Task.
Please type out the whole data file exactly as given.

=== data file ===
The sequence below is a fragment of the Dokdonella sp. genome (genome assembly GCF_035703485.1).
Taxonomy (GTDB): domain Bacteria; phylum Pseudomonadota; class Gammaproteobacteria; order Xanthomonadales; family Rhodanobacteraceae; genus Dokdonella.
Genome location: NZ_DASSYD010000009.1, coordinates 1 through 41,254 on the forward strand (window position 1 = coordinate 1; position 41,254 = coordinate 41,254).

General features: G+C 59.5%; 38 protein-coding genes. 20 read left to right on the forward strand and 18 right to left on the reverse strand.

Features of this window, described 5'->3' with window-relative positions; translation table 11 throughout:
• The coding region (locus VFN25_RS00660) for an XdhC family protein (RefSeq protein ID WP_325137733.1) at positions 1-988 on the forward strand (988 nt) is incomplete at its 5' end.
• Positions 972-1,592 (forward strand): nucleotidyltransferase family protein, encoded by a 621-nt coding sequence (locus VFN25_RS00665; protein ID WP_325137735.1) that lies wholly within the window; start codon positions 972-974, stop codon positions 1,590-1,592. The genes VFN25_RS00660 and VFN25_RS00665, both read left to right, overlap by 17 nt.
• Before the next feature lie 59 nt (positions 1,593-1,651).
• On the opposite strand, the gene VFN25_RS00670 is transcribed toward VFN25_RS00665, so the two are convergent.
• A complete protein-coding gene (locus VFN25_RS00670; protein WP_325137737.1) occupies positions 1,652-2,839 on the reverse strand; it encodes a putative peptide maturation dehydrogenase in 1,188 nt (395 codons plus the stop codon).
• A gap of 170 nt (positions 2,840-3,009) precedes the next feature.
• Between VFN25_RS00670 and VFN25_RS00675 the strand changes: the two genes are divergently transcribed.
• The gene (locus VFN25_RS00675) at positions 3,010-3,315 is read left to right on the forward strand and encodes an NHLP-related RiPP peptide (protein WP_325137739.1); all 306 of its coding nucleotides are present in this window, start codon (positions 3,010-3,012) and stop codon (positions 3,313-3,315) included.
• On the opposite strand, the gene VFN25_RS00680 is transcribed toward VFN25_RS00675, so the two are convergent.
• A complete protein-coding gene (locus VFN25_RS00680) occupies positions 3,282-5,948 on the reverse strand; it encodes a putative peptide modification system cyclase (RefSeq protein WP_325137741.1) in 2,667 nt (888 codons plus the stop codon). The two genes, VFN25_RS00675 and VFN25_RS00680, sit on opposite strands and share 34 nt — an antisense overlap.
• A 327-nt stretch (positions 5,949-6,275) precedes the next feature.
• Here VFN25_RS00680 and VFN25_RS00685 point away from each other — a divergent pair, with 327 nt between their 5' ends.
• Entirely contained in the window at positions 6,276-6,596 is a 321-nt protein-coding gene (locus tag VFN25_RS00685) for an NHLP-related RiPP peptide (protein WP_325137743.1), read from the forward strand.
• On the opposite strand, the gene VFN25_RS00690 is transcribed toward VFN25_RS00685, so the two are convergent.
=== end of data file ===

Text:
The sequence below is a fragment of the Dokdonella sp. genome (genome assembly GCF_035703485.1).
Taxonomy (GTDB): domain Bacteria; phylum Pseudomonadota; class Gammaproteobacteria; order Xanthomonadales; family Rhodanobacteraceae; genus Dokdonella.
Genome location: NZ_DASSYD010000009.1, coordinates 1 through 41,254 on the forward strand (window position 1 = coordinate 1; position 41,254 = coordinate 41,254).

General features: G+C 59.5%; 38 protein-coding genes. 20 read left to right on the forward strand and 18 right to left on the reverse strand.

Features of this window, described 5'->3' with window-relative positions; translation table 11 throughout:
• The coding region (locus VFN25_RS00660) for an XdhC family protein (RefSeq protein ID WP_325137733.1) at positions 1-988 on the forward strand (988 nt) is incomplete at its 5' end.
• Positions 972-1,592 (forward strand): nucleotidyltransferase family protein, encoded by a 621-nt coding sequence (locus VFN25_RS00665; protein ID WP_325137735.1) that lies wholly within the window; start codon positions 972-974, stop codon positions 1,590-1,592. The genes VFN25_RS00660 and VFN25_RS00665, both read left to right, overlap by 17 nt.
• Before the next feature lie 59 nt (positions 1,593-1,651).
• On the opposite strand, the gene VFN25_RS00670 is transcribed toward VFN25_RS00665, so the two are convergent.
• A complete protein-coding gene (locus VFN25_RS00670; protein WP_325137737.1) occupies positions 1,652-2,839 on the reverse strand; it encodes a putative peptide maturation dehydrogenase in 1,188 nt (395 codons plus the stop codon).
• A gap of 170 nt (positions 2,840-3,009) precedes the next feature.
• Between VFN25_RS00670 and VFN25_RS00675 the strand changes: the two genes are divergently transcribed.
• The gene (locus VFN25_RS00675) at positions 3,010-3,315 is read left to right on the forward strand and encodes an NHLP-related RiPP peptide (protein WP_325137739.1); all 306 of its coding nucleotides are present in this window, start codon (positions 3,010-3,012) and stop codon (positions 3,313-3,315) included.
• On the opposite strand, the gene VFN25_RS00680 is transcribed toward VFN25_RS00675, so the two are convergent.
• A complete protein-coding gene (locus VFN25_RS00680) occupies positions 3,282-5,948 on the reverse strand; it encodes a putative peptide modification system cyclase (RefSeq protein WP_325137741.1) in 2,667 nt (888 codons plus the stop codon). The two genes, VFN25_RS00675 and VFN25_RS00680, sit on opposite strands and share 34 nt — an antisense overlap.
• A 327-nt stretch (positions 5,949-6,275) precedes the next feature.
• Here VFN25_RS00680 and VFN25_RS00685 point away from each other — a divergent pair, with 327 nt between their 5' ends.
• Entirely contained in the window at positions 6,276-6,596 is a 321-nt protein-coding gene (locus tag VFN25_RS00685) for an NHLP-related RiPP peptide (protein WP_325137743.1), read from the forward strand.
• On the opposite strand, the gene VFN25_RS00690 is transcribed toward VFN25_RS00685, so the two are convergent.